Wednesday, January 20, 2010

knee deep in the compost heap

One week. I am completely exhausted but happy. It shouldn't amaze me so much how something so simple as doing what makes you happy, heck, makes you happy. There are highs and lows; working with ice and snow can really be a challenge, but then you go feed the pigs and they somehow cheer you right up. I don't really know where to begin, how to summarize my first week as an apprentice here. Busy. That's the short version. I've been learning so many new things every day, and every day is a challenge.

Yesterday I used an old-fashioned tortilla press and don't think I can ever go back to rolling with a little plastic glass (much as I loved those times Nat!) Physically it's challenging, the sitting on my ass for two years did me no good and I can feel it. Moving 50lbs at a time, and those times are often, is tough now but I grow stronger each day. Today I found a new love-splitting wood. Never in my life did I picture myself swinging a large, sharp, metal object into the air, much less enjoying it! This morning my boss Dominic asked if Josh (the other current apprentice here, he started a couple months ago) had yet taught me "the zen of wood-splitting." My usual awkward laugh and familiar stomach lurch of fear of the unknown followed and then we moved through the motions of another day on the farm.

Soon after climbing out of the compost heap (I had to bury some old livers and manage the top level) it was time to test my "zen." The ax seemed to weigh a ton and flop like a fish in my hands. After a quick lesson and a few awkward swings something switched; with each hard whack and beautiful sound of wood splitting I got better and understood the correct stance and technique. Any tension and all the usual uncertainty that comes with beginning something new floated further and further away each time I aimed and followed through a perfect split. Completely awesome. Any day that ends with you having an entirely new skill set and the accompanying confidence it instills is a great day. Tomorrow's challenge may not end with such glory, but becoming capable of doing what I once thought I could not is what I must remember in times when the work is most difficult. Well don't I sound like a little know-it-all, sorry. A little feeling of bad-assery comes after splitting wood, forgive me.

So where to go from here? I want to talk about all the other new skills I'm acquiring, and the incredible animals that test me. Milking? Premium example of practice makes perfect. Mimi is a forgiving lass and seems to just smile knowingly as I wear myself out pleading the gift of milk out of her. But each morning my hands understand the motion better and I remain patient. Driving steers? I had no idea I would be learning to drive working oxen, but it's true. A former apprentice keeps his two young and beautiful steers here and trains both them and us a couple days a week. I've always had great difficulty in directing animals (or people for that matter), as I really prefer to be told what to do. Horses have always sensed my lack of confidence and take advantage and the steers are no different. So learning to direct steers may teach me a few things in other aspects of my life as well.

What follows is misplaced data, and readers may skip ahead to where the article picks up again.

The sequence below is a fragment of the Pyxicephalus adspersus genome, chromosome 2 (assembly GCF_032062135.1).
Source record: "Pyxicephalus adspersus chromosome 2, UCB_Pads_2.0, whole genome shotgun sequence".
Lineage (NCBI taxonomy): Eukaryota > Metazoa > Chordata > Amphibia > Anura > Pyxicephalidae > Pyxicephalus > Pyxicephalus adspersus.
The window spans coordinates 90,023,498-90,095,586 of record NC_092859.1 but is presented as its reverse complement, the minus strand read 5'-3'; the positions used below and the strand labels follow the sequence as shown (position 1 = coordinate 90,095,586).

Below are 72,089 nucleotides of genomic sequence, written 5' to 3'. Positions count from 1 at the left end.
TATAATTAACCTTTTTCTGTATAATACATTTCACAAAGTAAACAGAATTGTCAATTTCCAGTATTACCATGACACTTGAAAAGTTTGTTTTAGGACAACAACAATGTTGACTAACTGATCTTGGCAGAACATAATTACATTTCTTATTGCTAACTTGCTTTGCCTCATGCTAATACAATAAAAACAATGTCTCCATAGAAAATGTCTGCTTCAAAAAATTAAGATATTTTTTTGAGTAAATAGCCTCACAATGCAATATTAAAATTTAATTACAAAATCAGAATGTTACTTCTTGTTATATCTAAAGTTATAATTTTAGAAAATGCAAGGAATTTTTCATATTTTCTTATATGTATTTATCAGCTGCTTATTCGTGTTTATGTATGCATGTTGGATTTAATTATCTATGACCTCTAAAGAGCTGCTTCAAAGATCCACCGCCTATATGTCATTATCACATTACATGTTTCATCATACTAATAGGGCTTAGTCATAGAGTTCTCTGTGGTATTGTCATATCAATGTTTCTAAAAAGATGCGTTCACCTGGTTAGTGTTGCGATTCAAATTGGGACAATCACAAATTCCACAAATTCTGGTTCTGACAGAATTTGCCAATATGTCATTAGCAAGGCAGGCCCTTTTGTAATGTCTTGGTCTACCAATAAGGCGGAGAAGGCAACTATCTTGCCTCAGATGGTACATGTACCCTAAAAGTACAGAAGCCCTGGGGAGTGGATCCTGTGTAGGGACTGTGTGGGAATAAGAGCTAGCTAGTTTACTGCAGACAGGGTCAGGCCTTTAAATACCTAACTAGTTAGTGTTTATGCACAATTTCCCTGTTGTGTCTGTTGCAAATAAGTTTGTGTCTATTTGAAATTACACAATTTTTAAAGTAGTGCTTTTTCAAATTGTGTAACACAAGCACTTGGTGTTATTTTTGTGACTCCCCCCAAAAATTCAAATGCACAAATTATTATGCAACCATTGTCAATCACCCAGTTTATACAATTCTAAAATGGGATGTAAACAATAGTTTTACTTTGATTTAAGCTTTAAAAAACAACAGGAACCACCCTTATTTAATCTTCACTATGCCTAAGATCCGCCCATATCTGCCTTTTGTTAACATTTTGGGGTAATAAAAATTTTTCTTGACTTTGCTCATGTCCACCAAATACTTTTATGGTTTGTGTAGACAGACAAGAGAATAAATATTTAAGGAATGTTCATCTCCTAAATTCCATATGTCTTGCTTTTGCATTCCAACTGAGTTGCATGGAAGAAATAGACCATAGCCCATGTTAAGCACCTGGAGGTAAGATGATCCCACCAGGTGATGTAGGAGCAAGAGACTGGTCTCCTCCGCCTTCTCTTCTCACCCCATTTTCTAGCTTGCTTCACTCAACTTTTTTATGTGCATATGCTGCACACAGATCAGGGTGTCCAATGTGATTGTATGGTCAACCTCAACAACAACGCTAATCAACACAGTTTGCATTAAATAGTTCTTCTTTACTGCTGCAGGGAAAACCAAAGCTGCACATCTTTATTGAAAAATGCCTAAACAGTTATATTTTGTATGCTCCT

All the animals here are great, maybe I'll try to feature different ones each time I write. Just want to make a quick note though on how much I freaking love pigs! They are just so wonderful, smart, hilarious, oh I just love them and will write more on them soon. The number one animal, and man, in my life remains my dear Bu. The other cats haven't quite warmed to him yet, but hopefully soon. He's happy anyhow and, as I always knew, he thrives outdoors. Galloping around the farm like a gazelle, it's adorable. We both have trouble with the cold, and spooning at night is a must. I know it's ridiculous but I don't care.

I'll post pictures soon of the lovely cabin, I really miss my mud hut, but I'm definitely loving my living situation here as well. Let's see, what else? Food? No worries, I'm eating very well. And I must soon post on the glories of lard. We have such a ridiculous misconception of and hatred for this most amazing cooking aid. I've also had a fair amount of venison this week, not bad. Also on the food subject, when not feeding, mucking, moving, watering or otherwise for the animals that feed us here, or dealing with all the weather that makes this process evermore difficult, we're inside planning for planting!

We only plant about an acre, but jeez it takes a lot of planning. Inventorying seed, going over successes and failures from previous years, discussing what we want to plant, mapping beds, calculating what, where, how far apart and when all these things will be planted and harvested, and soon - ordering seed! One farmer I know said when a seed catalog came in her husband started flipping through it with glee and exclaimed, "it's like porn!" And now I understand his excitement. Um, ok this was way random but I thought I ought to post an update. I am very well and hope you all are too. I seriously need to get to bed, its only 8:15 but I'm dead tired and we have another long day tomorrow. Much love to all and send me updates!


Ian Gamble said...

ugh. I can't read this, I might do something insane, like attempt something that would make my life easier and more fulfilling.

I am actually very jealous of you.

Diane Kappa said...

Good to see you continue writing about your amazing adventures!

Regarding lard-I hear ya sister! Hungarians love the stuff. They spread it on white bread with onions and paprika. I don't dislike but don;t care for this treat. I do like it in every other pastry and dish they make. I heart lard!

Jenna said...

I love it! keep the writing up and Im glad you and Bu are enjoying yourselves!